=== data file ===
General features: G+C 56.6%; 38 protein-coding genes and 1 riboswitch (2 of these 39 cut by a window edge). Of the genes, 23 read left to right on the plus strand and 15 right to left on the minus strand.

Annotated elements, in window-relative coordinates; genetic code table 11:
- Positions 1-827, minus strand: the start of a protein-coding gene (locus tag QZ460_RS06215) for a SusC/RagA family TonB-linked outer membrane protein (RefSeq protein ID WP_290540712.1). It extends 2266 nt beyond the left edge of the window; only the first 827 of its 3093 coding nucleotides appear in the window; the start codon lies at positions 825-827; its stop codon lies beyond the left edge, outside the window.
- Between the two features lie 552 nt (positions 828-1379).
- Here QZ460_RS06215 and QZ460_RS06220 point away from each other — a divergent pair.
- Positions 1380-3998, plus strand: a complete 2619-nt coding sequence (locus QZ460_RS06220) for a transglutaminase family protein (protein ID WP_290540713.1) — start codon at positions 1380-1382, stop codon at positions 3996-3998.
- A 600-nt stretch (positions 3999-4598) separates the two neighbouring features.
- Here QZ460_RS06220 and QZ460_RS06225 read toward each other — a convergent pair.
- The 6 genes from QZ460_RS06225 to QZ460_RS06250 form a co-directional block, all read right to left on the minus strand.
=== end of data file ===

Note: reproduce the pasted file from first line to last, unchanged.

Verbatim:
General features: G+C 56.6%; 38 protein-coding genes and 1 riboswitch (2 of these 39 cut by a window edge). Of the genes, 23 read left to right on the plus strand and 15 right to left on the minus strand.

Annotated elements, in window-relative coordinates; genetic code table 11:
- Positions 1-827, minus strand: the start of a protein-coding gene (locus tag QZ460_RS06215) for a SusC/RagA family TonB-linked outer membrane protein (RefSeq protein ID WP_290540712.1). It extends 2266 nt beyond the left edge of the window; only the first 827 of its 3093 coding nucleotides appear in the window; the start codon lies at positions 825-827; its stop codon lies beyond the left edge, outside the window.
- Between the two features lie 552 nt (positions 828-1379).
- Here QZ460_RS06215 and QZ460_RS06220 point away from each other — a divergent pair.
- Positions 1380-3998, plus strand: a complete 2619-nt coding sequence (locus QZ460_RS06220) for a transglutaminase family protein (protein ID WP_290540713.1) — start codon at positions 1380-1382, stop codon at positions 3996-3998.
- A 600-nt stretch (positions 3999-4598) separates the two neighbouring features.
- Here QZ460_RS06220 and QZ460_RS06225 read toward each other — a convergent pair.
- The 6 genes from QZ460_RS06225 to QZ460_RS06250 form a co-directional block, all read right to left on the minus strand.